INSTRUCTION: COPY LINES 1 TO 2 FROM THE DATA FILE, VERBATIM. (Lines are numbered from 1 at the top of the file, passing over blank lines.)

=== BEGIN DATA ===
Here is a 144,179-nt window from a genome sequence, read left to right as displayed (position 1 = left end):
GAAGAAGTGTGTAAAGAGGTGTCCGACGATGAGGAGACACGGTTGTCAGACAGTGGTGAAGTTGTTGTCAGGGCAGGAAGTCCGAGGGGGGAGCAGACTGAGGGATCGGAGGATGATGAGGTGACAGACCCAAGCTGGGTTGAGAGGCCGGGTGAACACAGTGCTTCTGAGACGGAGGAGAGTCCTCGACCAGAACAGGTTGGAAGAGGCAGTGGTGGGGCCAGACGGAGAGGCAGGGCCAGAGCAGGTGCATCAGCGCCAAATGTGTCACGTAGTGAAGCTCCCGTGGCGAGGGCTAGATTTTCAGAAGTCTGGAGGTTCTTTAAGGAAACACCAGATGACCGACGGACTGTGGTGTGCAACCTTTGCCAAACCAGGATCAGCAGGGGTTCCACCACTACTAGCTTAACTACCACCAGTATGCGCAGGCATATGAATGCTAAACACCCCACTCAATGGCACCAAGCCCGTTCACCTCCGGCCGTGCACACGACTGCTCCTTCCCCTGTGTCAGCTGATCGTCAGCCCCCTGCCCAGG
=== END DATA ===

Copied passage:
Here is a 144,179-nt window from a genome sequence, read left to right as displayed (position 1 = left end):
GAAGAAGTGTGTAAAGAGGTGTCCGACGATGAGGAGACACGGTTGTCAGACAGTGGTGAAGTTGTTGTCAGGGCAGGAAGTCCGAGGGGGGAGCAGACTGAGGGATCGGAGGATGATGAGGTGACAGACCCAAGCTGGGTTGAGAGGCCGGGTGAACACAGTGCTTCTGAGACGGAGGAGAGTCCTCGACCAGAACAGGTTGGAAGAGGCAGTGGTGGGGCCAGACGGAGAGGCAGGGCCAGAGCAGGTGCATCAGCGCCAAATGTGTCACGTAGTGAAGCTCCCGTGGCGAGGGCTAGATTTTCAGAAGTCTGGAGGTTCTTTAAGGAAACACCAGATGACCGACGGACTGTGGTGTGCAACCTTTGCCAAACCAGGATCAGCAGGGGTTCCACCACTACTAGCTTAACTACCACCAGTATGCGCAGGCATATGAATGCTAAACACCCCACTCAATGGCACCAAGCCCGTTCACCTCCGGCCGTGCACACGACTGCTCCTTCCCCTGTGTCAGCTGATCGTCAGCCCCCTGCCCAGG